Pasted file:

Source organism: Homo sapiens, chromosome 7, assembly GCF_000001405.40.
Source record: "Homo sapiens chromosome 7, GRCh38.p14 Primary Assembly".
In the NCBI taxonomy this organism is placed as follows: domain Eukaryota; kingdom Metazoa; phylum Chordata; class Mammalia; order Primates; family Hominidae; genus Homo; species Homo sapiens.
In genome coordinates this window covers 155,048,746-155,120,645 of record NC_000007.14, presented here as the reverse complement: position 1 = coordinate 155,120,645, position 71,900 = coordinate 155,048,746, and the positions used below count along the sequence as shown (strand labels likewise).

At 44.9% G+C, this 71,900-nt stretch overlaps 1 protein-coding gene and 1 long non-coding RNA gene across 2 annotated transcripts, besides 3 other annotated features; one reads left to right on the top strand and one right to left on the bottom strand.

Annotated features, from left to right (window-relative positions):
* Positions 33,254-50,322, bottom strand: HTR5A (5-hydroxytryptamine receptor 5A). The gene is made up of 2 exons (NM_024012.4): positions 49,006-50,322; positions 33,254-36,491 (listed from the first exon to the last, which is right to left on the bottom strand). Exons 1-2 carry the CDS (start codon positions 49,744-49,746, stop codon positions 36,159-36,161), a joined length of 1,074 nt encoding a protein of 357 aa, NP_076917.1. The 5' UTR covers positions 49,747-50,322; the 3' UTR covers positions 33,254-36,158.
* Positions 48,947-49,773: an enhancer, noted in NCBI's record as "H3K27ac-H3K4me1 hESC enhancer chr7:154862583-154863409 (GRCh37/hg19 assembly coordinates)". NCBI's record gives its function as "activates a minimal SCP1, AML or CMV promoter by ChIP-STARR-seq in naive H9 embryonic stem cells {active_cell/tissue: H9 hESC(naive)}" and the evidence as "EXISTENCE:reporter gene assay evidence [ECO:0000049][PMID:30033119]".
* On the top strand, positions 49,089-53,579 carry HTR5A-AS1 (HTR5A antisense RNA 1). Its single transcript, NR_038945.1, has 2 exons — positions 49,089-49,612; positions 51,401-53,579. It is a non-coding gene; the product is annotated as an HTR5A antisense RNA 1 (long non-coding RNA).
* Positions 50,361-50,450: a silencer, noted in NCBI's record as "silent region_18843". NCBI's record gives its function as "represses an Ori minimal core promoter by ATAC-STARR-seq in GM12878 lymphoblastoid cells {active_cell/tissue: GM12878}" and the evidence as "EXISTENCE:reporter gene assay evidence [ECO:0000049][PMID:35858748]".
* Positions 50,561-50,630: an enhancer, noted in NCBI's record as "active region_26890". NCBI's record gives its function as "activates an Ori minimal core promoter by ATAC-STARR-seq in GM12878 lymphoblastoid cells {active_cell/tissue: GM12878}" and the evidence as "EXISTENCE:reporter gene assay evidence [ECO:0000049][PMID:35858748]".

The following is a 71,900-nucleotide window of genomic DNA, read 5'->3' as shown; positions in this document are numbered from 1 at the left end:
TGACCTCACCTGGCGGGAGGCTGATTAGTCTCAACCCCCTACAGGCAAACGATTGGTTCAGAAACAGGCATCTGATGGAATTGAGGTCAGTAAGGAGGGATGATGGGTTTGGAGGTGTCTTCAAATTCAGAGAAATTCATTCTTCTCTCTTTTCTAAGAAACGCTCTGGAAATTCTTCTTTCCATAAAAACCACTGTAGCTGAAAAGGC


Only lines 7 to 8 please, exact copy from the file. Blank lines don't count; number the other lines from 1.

* Positions 33,254-50,322, bottom strand: HTR5A (5-hydroxytryptamine receptor 5A). The gene is made up of 2 exons (NM_024012.4): positions 49,006-50,322; positions 33,254-36,491 (listed from the first exon to the last, which is right to left on the bottom strand). Exons 1-2 carry the CDS (start codon positions 49,744-49,746, stop codon positions 36,159-36,161), a joined length of 1,074 nt encoding a protein of 357 aa, NP_076917.1. The 5' UTR covers positions 49,747-50,322; the 3' UTR covers positions 33,254-36,158.
* Positions 48,947-49,773: an enhancer, noted in NCBI's record as "H3K27ac-H3K4me1 hESC enhancer chr7:154862583-154863409 (GRCh37/hg19 assembly coordinates)". NCBI's record gives its function as "activates a minimal SCP1, AML or CMV promoter by ChIP-STARR-seq in naive H9 embryonic stem cells {active_cell/tissue: H9 hESC(naive)}" and the evidence as "EXISTENCE:reporter gene assay evidence [ECO:0000049][PMID:30033119]".